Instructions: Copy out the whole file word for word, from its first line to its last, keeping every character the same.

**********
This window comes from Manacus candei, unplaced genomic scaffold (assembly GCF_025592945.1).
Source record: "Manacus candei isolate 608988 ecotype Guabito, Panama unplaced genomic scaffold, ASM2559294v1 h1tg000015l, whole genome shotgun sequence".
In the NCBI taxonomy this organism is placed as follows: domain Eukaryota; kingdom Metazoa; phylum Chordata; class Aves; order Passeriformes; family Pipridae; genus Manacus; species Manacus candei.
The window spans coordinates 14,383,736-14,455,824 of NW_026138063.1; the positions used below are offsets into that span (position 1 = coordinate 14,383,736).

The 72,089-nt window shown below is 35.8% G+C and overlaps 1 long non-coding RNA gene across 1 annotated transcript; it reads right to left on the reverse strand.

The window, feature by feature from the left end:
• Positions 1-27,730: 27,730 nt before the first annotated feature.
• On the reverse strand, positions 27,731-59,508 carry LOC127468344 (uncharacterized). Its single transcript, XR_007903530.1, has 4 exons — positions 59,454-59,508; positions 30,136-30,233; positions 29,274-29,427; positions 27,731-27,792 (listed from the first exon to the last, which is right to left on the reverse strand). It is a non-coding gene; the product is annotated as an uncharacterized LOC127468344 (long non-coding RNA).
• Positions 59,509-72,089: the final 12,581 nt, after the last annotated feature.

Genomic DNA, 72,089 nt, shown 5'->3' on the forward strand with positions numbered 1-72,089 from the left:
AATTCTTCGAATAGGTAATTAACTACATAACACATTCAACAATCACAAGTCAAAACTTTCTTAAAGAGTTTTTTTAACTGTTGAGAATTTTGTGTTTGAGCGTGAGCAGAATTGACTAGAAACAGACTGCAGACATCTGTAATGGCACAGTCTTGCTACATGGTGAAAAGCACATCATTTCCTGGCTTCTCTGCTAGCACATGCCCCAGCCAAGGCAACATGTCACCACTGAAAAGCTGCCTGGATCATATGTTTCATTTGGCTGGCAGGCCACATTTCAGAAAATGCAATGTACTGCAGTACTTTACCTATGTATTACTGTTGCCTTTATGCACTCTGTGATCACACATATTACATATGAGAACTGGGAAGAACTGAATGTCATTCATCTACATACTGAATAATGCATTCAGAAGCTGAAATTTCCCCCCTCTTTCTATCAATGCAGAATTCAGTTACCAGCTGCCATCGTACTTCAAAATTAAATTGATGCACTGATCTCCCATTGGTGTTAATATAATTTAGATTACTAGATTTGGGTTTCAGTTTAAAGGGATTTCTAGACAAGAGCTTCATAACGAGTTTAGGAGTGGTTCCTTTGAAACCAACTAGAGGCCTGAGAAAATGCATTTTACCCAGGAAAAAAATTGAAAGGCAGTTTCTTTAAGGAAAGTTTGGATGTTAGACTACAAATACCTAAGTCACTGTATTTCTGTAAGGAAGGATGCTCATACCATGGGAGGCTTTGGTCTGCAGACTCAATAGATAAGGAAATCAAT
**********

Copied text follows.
This window comes from Manacus candei, unplaced genomic scaffold (assembly GCF_025592945.1).
Source record: "Manacus candei isolate 608988 ecotype Guabito, Panama unplaced genomic scaffold, ASM2559294v1 h1tg000015l, whole genome shotgun sequence".
In the NCBI taxonomy this organism is placed as follows: domain Eukaryota; kingdom Metazoa; phylum Chordata; class Aves; order Passeriformes; family Pipridae; genus Manacus; species Manacus candei.
The window spans coordinates 14,383,736-14,455,824 of NW_026138063.1; the positions used below are offsets into that span (position 1 = coordinate 14,383,736).

The 72,089-nt window shown below is 35.8% G+C and overlaps 1 long non-coding RNA gene across 1 annotated transcript; it reads right to left on the reverse strand.

The window, feature by feature from the left end:
• Positions 1-27,730: 27,730 nt before the first annotated feature.
• On the reverse strand, positions 27,731-59,508 carry LOC127468344 (uncharacterized). Its single transcript, XR_007903530.1, has 4 exons — positions 59,454-59,508; positions 30,136-30,233; positions 29,274-29,427; positions 27,731-27,792 (listed from the first exon to the last, which is right to left on the reverse strand). It is a non-coding gene; the product is annotated as an uncharacterized LOC127468344 (long non-coding RNA).
• Positions 59,509-72,089: the final 12,581 nt, after the last annotated feature.

Genomic DNA, 72,089 nt, shown 5'->3' on the forward strand with positions numbered 1-72,089 from the left:
AATTCTTCGAATAGGTAATTAACTACATAACACATTCAACAATCACAAGTCAAAACTTTCTTAAAGAGTTTTTTTAACTGTTGAGAATTTTGTGTTTGAGCGTGAGCAGAATTGACTAGAAACAGACTGCAGACATCTGTAATGGCACAGTCTTGCTACATGGTGAAAAGCACATCATTTCCTGGCTTCTCTGCTAGCACATGCCCCAGCCAAGGCAACATGTCACCACTGAAAAGCTGCCTGGATCATATGTTTCATTTGGCTGGCAGGCCACATTTCAGAAAATGCAATGTACTGCAGTACTTTACCTATGTATTACTGTTGCCTTTATGCACTCTGTGATCACACATATTACATATGAGAACTGGGAAGAACTGAATGTCATTCATCTACATACTGAATAATGCATTCAGAAGCTGAAATTTCCCCCCTCTTTCTATCAATGCAGAATTCAGTTACCAGCTGCCATCGTACTTCAAAATTAAATTGATGCACTGATCTCCCATTGGTGTTAATATAATTTAGATTACTAGATTTGGGTTTCAGTTTAAAGGGATTTCTAGACAAGAGCTTCATAACGAGTTTAGGAGTGGTTCCTTTGAAACCAACTAGAGGCCTGAGAAAATGCATTTTACCCAGGAAAAAAATTGAAAGGCAGTTTCTTTAAGGAAAGTTTGGATGTTAGACTACAAATACCTAAGTCACTGTATTTCTGTAAGGAAGGATGCTCATACCATGGGAGGCTTTGGTCTGCAGACTCAATAGATAAGGAAATCAAT